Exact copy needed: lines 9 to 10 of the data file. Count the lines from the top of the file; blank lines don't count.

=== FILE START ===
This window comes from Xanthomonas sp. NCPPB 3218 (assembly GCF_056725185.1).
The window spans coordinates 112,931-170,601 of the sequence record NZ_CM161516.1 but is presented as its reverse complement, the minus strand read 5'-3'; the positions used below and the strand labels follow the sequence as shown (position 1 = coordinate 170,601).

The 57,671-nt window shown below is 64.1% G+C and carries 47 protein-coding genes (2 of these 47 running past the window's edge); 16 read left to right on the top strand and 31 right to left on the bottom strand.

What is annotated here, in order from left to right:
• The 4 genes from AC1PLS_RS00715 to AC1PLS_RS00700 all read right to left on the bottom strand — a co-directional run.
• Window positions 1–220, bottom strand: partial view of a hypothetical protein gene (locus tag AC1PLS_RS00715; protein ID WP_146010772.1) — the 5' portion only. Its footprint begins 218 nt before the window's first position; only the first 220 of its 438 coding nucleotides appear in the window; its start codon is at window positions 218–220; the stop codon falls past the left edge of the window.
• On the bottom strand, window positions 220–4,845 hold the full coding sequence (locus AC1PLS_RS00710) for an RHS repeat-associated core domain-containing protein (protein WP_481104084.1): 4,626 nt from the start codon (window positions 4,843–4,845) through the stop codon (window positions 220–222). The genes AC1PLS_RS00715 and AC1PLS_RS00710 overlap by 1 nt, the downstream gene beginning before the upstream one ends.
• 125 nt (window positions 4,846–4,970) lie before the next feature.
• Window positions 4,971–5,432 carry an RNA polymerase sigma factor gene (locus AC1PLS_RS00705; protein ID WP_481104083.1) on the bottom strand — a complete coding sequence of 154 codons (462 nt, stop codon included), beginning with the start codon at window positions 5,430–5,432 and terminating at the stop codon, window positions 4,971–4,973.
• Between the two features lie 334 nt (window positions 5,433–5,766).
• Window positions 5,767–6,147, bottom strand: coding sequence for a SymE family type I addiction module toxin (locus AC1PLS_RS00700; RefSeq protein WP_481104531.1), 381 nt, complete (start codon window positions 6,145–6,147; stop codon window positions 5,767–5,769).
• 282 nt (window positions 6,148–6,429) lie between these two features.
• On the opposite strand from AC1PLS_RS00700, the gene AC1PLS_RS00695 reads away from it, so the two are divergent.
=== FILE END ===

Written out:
• Window positions 4,971–5,432 carry an RNA polymerase sigma factor gene (locus AC1PLS_RS00705; protein ID WP_481104083.1) on the bottom strand — a complete coding sequence of 154 codons (462 nt, stop codon included), beginning with the start codon at window positions 5,430–5,432 and terminating at the stop codon, window positions 4,971–4,973.
• Between the two features lie 334 nt (window positions 5,433–5,766).